In the sample I’ve put together, instead of the featured image approach, I’ve offered up a variety of image placed in a different positions for each post. This can be accomplished by taking advantage of the custom “excerpt” field that is available when you create (or edit) a post. Just a quick heads up for all the WordPress users – I have yet to be able to figure out how to include a caption in my images with custom excerpts – I’m sure it’s possible, just that it seems to not work when I’ve tried to do it in the past.
While I don’t have any “science” to back this up, I believe that by breaking up the visual images, both in terms of size and placement, you are also encouraging your blog readers’ eyes to move around more, which hopefully means they are even on a subconscious level paying a little more attention to your site.
Also, the simple truth is that some images look better aligned left, while others really fit better aligned right.
11) Read More: This seems pretty straight forward, but it’s actually an important opportunity to add some visual spice to your blog page. A blog page usually consists of 10 excerpts, so in this case we are looking at 10 “read more” buttons. Yet another item that is very easy to customize in Headway.
12) Older Posts (also newer posts if you are not on the front page of your blog): Again, this is pretty self explanatory in terms of function. I recommend using a different color (or shade) than your “Read More” buttons in order to avoid any confusion on the part of the reader.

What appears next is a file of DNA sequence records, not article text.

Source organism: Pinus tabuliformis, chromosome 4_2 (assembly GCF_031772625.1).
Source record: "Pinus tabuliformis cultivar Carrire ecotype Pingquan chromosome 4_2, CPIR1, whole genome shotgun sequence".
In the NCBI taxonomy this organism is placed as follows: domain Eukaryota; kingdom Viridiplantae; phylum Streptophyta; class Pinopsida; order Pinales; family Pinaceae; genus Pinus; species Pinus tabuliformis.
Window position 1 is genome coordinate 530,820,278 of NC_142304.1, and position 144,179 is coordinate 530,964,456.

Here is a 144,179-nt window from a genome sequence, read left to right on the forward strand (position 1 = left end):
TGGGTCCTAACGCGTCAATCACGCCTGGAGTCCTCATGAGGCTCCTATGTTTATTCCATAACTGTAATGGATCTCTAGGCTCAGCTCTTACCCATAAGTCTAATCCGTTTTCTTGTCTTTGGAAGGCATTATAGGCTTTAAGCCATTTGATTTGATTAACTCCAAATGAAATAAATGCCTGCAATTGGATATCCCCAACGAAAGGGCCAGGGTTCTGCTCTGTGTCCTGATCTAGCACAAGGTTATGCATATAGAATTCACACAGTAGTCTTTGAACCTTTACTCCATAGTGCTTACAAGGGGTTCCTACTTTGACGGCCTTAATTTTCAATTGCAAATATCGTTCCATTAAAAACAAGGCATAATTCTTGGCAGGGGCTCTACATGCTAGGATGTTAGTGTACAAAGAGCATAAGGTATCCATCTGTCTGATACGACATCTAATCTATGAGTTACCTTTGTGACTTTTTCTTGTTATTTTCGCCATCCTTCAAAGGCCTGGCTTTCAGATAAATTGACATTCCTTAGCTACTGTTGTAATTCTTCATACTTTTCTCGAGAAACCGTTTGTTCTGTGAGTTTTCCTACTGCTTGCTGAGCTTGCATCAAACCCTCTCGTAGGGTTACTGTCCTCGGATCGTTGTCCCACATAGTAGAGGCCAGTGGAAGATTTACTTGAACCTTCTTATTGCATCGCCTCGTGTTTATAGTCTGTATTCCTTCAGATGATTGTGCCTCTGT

The confusion factor is critical here, so I’d like to point it out. At this point in a reader’s journey they have either not seen anything they like, they have already read all the posts they are interested in on this blog page (which means they now want to see some more), or they are interested in learning more about your site. This means we want to make sure they head to either the header or, seeing as how they have already scrolled down this far, we make their life easier by including what we think are the important “about us” items in our footer (more on the footer shortly).It is critical that no matter where a reader is in their journey we take great care not to confuse them – for example, not using color contrast between “older posts” and the “read more” buttons. When we introduce confusion on a site, we are also chipping away at the trust our readers have in us.